Failing hearts drive ‘revolving door’
By David Gulliver
6/16/2009 © Health News Florida
Quality-of-care advocates pay a lot of attention to the control of congestive heart failure, because it’s one of the most common reasons for hospital admission.
So it’s discouraging to see that in 2008, data show, more patients with this condition returned through the “revolving door” of Florida hospitals within two weeks of discharge than the year before.
That rise translates to at least 500 more patients and an estimated $12 million in extra charges – about $4 million in payments.
“It is by far the biggest target for reducing readmissions,” said Dr. Anne Elixhauser of the Agency for Healthcare Research and Quality, a federal agency that identifies effective medical practices.
Readmissions are considered an important measure of quality of care, showing that the patient stayed long enough, didn’t get an infection and had good discharge planning.
Congestive heart failure, in which the heart cannot pump enough blood, can arise from high blood pressure, heart valve defects or a number of other causes. Patients have to be watched closely to avoid anything that would make the heart work harder, such as a rise in blood pressure, weight or body fluids.
A study reported by Elixhauser in 2008 showed one in five heart failure patients were readmitted to the hospital within 30 days of discharge and more than a third within a year. That made the rate 25 percent higher than any other diagnosis.
A more recent study, published in April in the New England Journal of Medicine, backed up those findings. Heart failure had the highest readmission rate of any medical condition or surgical procedure, nearly 27 percent -- or more than one out of every four patients.
It’s not possible to compare Florida data with the national studies directly, since the state Agency for Health Care Administration lets hospitals report the readmission rate at 15 days, instead of 30.
But Florida hospitals’ readmission rate for congestive heart failure can be checked for trend. In mid-2008, it was 13.3 percent, up from 12.5 percent in mid-2007, according to figures available at the FloridaHealthFinder.gov website.
Even though that’s less than 1 full percentage point, it accounts for many patients. Some 65,000 people were admitted to a Florida hospital with heart failure from mid-2007 to mid-2008. About 8,700 returned to that hospital or another within 15 days, running up millions of dollars in extra payments.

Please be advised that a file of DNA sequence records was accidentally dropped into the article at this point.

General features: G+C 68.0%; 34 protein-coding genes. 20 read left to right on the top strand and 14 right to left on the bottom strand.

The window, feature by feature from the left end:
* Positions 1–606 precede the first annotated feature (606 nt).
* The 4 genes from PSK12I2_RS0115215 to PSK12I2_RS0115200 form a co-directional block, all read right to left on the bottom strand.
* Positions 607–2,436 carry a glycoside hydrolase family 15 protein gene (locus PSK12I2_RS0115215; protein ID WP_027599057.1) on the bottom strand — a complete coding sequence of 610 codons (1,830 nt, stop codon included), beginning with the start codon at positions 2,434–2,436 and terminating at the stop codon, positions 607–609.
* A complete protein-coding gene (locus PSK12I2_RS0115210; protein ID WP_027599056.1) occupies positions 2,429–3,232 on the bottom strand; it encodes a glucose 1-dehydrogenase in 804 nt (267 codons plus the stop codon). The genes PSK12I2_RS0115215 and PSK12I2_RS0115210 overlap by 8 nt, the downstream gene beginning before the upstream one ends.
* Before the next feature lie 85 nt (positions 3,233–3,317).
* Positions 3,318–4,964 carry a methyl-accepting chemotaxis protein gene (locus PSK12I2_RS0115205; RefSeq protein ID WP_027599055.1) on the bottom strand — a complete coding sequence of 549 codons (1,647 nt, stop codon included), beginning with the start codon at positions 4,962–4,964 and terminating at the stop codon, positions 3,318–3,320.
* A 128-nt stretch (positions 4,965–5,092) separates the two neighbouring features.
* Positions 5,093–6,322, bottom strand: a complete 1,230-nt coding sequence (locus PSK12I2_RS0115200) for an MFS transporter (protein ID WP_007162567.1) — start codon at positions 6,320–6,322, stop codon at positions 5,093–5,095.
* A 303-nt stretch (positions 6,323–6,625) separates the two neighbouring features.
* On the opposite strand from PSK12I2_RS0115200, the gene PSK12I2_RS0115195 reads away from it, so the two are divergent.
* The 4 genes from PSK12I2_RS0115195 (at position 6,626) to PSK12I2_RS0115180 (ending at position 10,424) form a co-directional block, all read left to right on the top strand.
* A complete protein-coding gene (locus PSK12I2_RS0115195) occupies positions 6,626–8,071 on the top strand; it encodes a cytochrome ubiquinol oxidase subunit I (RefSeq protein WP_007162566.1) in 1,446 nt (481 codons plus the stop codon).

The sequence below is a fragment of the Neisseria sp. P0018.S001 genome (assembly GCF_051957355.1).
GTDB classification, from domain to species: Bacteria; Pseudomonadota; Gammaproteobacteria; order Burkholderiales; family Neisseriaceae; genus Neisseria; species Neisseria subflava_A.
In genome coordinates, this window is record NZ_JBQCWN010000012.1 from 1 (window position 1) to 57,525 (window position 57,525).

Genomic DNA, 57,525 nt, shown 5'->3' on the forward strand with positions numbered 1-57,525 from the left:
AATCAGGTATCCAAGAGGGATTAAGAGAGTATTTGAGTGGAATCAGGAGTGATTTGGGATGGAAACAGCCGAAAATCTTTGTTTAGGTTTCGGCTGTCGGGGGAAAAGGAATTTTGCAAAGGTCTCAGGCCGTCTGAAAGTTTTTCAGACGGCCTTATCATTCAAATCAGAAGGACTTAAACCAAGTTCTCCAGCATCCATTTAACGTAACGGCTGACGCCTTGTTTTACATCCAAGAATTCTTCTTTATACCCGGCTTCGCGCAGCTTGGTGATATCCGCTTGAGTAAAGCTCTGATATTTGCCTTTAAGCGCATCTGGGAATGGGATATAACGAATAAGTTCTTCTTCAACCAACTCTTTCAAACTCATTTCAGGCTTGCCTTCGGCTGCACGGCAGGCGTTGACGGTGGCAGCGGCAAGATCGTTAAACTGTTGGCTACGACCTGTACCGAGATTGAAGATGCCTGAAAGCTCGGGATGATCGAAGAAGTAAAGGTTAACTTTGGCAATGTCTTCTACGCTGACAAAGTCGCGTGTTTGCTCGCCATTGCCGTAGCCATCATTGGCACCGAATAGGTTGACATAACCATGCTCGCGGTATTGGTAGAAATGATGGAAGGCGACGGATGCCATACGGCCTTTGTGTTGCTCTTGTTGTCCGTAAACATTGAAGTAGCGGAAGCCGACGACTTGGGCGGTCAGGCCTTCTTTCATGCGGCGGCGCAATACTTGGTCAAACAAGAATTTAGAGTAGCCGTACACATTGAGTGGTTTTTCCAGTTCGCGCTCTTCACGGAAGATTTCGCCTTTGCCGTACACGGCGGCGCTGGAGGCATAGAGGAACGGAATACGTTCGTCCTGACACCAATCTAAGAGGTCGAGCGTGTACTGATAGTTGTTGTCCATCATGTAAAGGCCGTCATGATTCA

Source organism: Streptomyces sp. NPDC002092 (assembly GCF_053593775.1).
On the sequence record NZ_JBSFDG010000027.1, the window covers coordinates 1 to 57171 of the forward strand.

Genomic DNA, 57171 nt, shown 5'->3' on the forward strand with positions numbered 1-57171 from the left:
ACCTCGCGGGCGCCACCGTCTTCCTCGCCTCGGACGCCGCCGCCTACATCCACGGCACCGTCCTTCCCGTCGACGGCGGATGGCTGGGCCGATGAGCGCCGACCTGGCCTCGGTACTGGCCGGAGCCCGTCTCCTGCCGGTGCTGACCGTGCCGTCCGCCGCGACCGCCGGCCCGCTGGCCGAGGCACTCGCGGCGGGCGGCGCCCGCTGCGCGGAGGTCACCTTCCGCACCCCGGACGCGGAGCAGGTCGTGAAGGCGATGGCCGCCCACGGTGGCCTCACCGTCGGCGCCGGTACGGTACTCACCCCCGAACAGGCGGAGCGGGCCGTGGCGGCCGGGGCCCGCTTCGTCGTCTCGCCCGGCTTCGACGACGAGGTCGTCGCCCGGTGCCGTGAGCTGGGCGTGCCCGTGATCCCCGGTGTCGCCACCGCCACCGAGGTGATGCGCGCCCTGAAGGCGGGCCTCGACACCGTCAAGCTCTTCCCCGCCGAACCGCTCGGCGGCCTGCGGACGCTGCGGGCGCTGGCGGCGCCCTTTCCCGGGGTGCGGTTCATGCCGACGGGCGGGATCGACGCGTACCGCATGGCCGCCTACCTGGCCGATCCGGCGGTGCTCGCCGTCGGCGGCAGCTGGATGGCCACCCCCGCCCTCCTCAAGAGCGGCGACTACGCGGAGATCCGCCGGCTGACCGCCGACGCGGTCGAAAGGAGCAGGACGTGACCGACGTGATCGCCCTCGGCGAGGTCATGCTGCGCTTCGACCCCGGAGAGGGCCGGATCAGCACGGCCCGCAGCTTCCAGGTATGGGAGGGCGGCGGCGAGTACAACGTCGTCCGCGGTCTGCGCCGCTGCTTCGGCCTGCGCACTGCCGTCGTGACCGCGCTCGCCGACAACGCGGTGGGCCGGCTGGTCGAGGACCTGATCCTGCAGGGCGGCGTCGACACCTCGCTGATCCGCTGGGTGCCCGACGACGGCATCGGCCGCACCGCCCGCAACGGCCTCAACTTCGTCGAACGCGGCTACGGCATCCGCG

The data analysts who adjust rates to allow for differences between patient populations found that 39 Florida hospitals did better than expected in preventing readmissions. Five did worse than expected.
Officials at one of the high-readmission hospitals, Lake Wales Medical Center in Polk County, said its rates suffer because of its high proportion of low-income and uninsured patients. Many have trouble affording medications and finding transportation to follow-up appointments, and 10 percent don’t provide accurate phone numbers, said Michael Yungmann, chief executive officer.
But he pointed to the hospital’s mortality rates, which are in line with state expectations. “We feel very good about the quality of care that is being delivered. We haven’t seen any trends we view as alarming,” Yungmann said.
Dallas-based Tenet Healthcare operates two of the high-readmission hospitals, Hialeah Hospital and Miami’s North Shore Medical Center. In a statement, the company said it looks at readmissions as part of its quality improvement program.
Two others, Lehigh Regional Medical Center and Hialeah’s Palm Springs General Hospital, declined to comment.
While some readmissions are planned, and others unavoidable, hospitals that follow the best practices for different conditions generally have fewer of their patients return soon for more care. The Institute for Healthcare Improvement has been publicizing best practices for heart failure cases as part of its 5 Million Lives Campaign.
So why don’t more hospitals excel? It comes down to mindset and money, said Dr. Harlan M. Krumholz, a Yale University cardiologist who helped develop hospital quality-of-care measures used by the Centers for Medicare and Medicaid Services.
“There are all sorts of things in our hospitals’ systems that conspire in favor of readmissions,” he said. The doctors and nurses who care for a patient in the hospital often don’t have much communication with the patient’s family doctor or home-health aide. And there’s pressure to get patients out the door as quickly as possible.
People often leave hospitals with only a vague notion of what they’re supposed to do afterward and no follow-up appointment. They may be given a prescription but that doesn’t mean they’ll fill it or take it.
“I remember a woman very clearly,” Krumholz said. “No one sat down with her and asked realistically if she could afford the medications.”
There’s another financial problem.
“Hospitals make money when people come in,” Krumholz said. A heart failure readmission can mean the hospital bills the patient, insurer or Medicare twice for one bout of illness, he said.
Some hospitals, such as Baylor University Medical Center, have adopted new practices that succeed in slashing readmissions, he said. But others have tried such measures and scrapped them.
“The hospitals didn’t have money to pay for them,” he said. “Hospitals are losing money on this. It wasn’t good business.”
But he predicts that will change. CMS will add 30-day readmission rates to its Hospital Compare website this summer, he said, offering a national version of FloridaHealthFinder’s data.
The Obama administration has made clear it will address the revolving-door syndrome to improve quality and cut costs. In his radio address Saturday, the President said, “If doctors have incentives to provide the best care instead of more care, we can help Americans avoid the unnecessary hospital stays, treatments and tests that drive up costs.”